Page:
FICO - The First Step to Home Ownership
The road to home ownership doesn't start with getting pre-approved for a loan or with choosing a real estate agent. In reality, the home buying process starts and ends with your finances. To realize your goal of owning a home, considering your credit score is a must along with the type of lender for which you'll qualify in Brunswick County.
The Fair Isaac Company bases your FICO score on the summary of your total credit history. The score ranges from 300 to 850, with the majority of people normally having a score of 600. Job loss has been common in the last few years, but FICO scores aren't necessarily adjusted "on a curve." A low score is just that and often means you can't get a loan. Some of the factors in calculating your FICO score include:
- Types of Credit — Do you have a healthy mix of credit cards and loans?
- Payment History — How often do you make late payments?
- Credit to Debt Ratio — How much do you owe versus your available credit?
- Credit Inquiries — How many times has your credit history been accessed by someone other than you?
In reviewing your credit history, you'll find that you actually have three reports. Experian, Equifax and TransUnion — three of the major credit reporting agencies — use a slightly different systems to determine your credit rating. FICO is used by Experian. Equifax's model is called BEACON and TransUnion uses EMPIRICA. You have a credit score with each of the bureaus.
When you apply for a mortgage or any other loan, lenders want to make sure that extending a loan to you isn't a risk. Your FICO score gives lenders an insight into what type of borrower you'd be based solely on your credit history. Because of the shift in the economy, most home buyers should have scores in the range of 700 or higher to get an acceptable interest rate. If your score is lower, you can still qualify for a loan, but the interest accumulated over time could be more than double the amount of an individual having a superior FICO score.
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How do you boost your credit score? Building your FICO score takes time. It can be difficult to make a large-scale change in your credit score with small changes, but your score can improve in a year by keeping tabs your credit report and by wisely using credit. The most important thing is to know your FICO score. You'll improve your credit score by using these tips:
- Don't let your cards get dusty. Whether you're just getting started with credit, or if you've got older cards, be sure to use your cards to make sure your accounts stay active. But, be sure to pay them off in one or two payments.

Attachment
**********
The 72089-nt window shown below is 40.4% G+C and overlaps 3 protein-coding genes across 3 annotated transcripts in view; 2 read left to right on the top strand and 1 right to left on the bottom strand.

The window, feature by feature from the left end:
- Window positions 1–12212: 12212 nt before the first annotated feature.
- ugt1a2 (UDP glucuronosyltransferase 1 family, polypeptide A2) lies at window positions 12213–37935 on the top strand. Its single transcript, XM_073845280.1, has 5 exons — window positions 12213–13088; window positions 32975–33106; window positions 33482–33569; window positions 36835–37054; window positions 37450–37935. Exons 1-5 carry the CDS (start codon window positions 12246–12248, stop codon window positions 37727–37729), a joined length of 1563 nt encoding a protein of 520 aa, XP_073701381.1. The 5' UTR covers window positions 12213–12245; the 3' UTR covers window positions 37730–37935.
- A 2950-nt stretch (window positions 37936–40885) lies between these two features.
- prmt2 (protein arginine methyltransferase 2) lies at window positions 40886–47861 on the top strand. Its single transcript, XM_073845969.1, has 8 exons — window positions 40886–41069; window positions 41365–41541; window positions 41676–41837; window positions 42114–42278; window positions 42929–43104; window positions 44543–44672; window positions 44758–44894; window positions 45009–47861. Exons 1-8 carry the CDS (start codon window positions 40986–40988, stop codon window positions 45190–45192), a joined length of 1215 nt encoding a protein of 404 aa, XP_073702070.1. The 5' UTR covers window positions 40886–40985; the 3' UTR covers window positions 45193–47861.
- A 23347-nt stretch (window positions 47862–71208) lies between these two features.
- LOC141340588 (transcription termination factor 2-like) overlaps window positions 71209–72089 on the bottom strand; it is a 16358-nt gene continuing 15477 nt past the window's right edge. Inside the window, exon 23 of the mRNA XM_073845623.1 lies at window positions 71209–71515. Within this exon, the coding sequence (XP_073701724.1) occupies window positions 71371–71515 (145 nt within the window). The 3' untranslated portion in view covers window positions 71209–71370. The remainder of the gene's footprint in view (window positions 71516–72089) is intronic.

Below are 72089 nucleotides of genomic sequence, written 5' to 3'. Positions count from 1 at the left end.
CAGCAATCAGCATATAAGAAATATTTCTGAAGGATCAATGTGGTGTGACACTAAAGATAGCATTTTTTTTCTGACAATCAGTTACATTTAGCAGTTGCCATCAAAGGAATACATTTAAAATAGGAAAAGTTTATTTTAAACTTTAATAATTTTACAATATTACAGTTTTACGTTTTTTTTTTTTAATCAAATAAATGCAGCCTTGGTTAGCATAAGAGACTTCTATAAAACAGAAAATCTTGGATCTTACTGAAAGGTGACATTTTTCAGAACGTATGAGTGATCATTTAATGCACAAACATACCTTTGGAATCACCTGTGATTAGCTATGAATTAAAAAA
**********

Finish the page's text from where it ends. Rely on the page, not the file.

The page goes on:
- Pay on time. Late payments hurt your FICO score. It's one of the reasons people who have recently experienced job loss see the biggest dip in their credit score. Yes, it takes longer to restore your credit this way, but it's the most reliable way to show that you're able to make payments to a bank.
- Correct your credit report. If you discover incorrect items on your credit report, contact the bureau requesting that the item be removed. If you have a common name or the same name as a family member, you'll want to pay extra attention to make sure the activity reported is correct.
- Even out your debt. At first, this doesn't seem like a good idea. But, you steer clear of having one card that is holding the maximum and have your remaining cards at a zero balance. It's better to have each of your cards at a smaller balance than to have the majority of your debt sitting on one card.
- Department Store cards and gas station cards. For those who have non-existent credit or low credit, chain store credit cards and gas credit cards are ways to get credit, increase your spending limits and have a solid payment history, which will raise your FICO score. You should always beware of holding a large balance for more than a couple of months because these types of cards traditionally have a larger interest rate.
Now that you know more about credit reporting, you'll be able to successfully take the first step in owning a home, and that is improving your FICO score. Remember that when it's time to apply for a loan to purchase a home, you'll want to keep your applications within a two-week window to avoid damaging your credit score. With the help of Mary T. "Beth" Suggs, the loan process is sure to go more smoothly so you, too, can become a homeowner.
Get more information by visiting www.myFICO.com, Fair Isaac's informational site and review your credit history for free at www.annualcreditreport.com. And, for a small payment, you can get your FICO score from each bureau on their websites: www.equifax.com, www.experian.com and www.transunion.com.
I won't judge you based on your credit and can help you settle into home ownership with the best lending insitution for you. E-mail me at firstname.lastname@example.org or call 910-842-4939 for additional information.